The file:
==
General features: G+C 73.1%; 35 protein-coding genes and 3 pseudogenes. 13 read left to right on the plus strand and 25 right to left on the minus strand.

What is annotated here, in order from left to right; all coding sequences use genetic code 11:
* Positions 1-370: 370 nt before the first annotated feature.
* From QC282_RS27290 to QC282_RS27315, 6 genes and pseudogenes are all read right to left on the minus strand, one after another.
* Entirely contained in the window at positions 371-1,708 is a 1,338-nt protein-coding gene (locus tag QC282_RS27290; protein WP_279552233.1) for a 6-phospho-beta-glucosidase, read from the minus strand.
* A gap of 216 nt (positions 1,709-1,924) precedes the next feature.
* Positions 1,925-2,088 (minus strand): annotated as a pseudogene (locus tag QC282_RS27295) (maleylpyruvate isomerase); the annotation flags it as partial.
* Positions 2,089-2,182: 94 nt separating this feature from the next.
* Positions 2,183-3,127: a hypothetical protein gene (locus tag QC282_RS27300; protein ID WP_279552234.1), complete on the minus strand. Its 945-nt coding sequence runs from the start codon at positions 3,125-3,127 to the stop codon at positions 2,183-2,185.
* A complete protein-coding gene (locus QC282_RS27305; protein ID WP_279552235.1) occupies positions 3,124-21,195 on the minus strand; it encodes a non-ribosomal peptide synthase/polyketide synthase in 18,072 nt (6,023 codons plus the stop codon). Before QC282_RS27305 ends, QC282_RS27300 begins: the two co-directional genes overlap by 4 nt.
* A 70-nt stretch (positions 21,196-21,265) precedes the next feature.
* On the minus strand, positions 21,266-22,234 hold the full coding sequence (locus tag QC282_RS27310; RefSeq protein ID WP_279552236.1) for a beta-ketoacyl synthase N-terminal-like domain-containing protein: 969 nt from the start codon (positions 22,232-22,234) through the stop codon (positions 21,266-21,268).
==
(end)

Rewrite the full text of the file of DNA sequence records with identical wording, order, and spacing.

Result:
General features: G+C 73.1%; 35 protein-coding genes and 3 pseudogenes. 13 read left to right on the plus strand and 25 right to left on the minus strand.

What is annotated here, in order from left to right; all coding sequences use genetic code 11:
* Positions 1-370: 370 nt before the first annotated feature.
* From QC282_RS27290 to QC282_RS27315, 6 genes and pseudogenes are all read right to left on the minus strand, one after another.
* Entirely contained in the window at positions 371-1,708 is a 1,338-nt protein-coding gene (locus tag QC282_RS27290; protein WP_279552233.1) for a 6-phospho-beta-glucosidase, read from the minus strand.
* A gap of 216 nt (positions 1,709-1,924) precedes the next feature.
* Positions 1,925-2,088 (minus strand): annotated as a pseudogene (locus tag QC282_RS27295) (maleylpyruvate isomerase); the annotation flags it as partial.
* Positions 2,089-2,182: 94 nt separating this feature from the next.
* Positions 2,183-3,127: a hypothetical protein gene (locus tag QC282_RS27300; protein ID WP_279552234.1), complete on the minus strand. Its 945-nt coding sequence runs from the start codon at positions 3,125-3,127 to the stop codon at positions 2,183-2,185.
* A complete protein-coding gene (locus QC282_RS27305; protein ID WP_279552235.1) occupies positions 3,124-21,195 on the minus strand; it encodes a non-ribosomal peptide synthase/polyketide synthase in 18,072 nt (6,023 codons plus the stop codon). Before QC282_RS27305 ends, QC282_RS27300 begins: the two co-directional genes overlap by 4 nt.
* A 70-nt stretch (positions 21,196-21,265) precedes the next feature.
* On the minus strand, positions 21,266-22,234 hold the full coding sequence (locus tag QC282_RS27310; RefSeq protein ID WP_279552236.1) for a beta-ketoacyl synthase N-terminal-like domain-containing protein: 969 nt from the start codon (positions 22,232-22,234) through the stop codon (positions 21,266-21,268).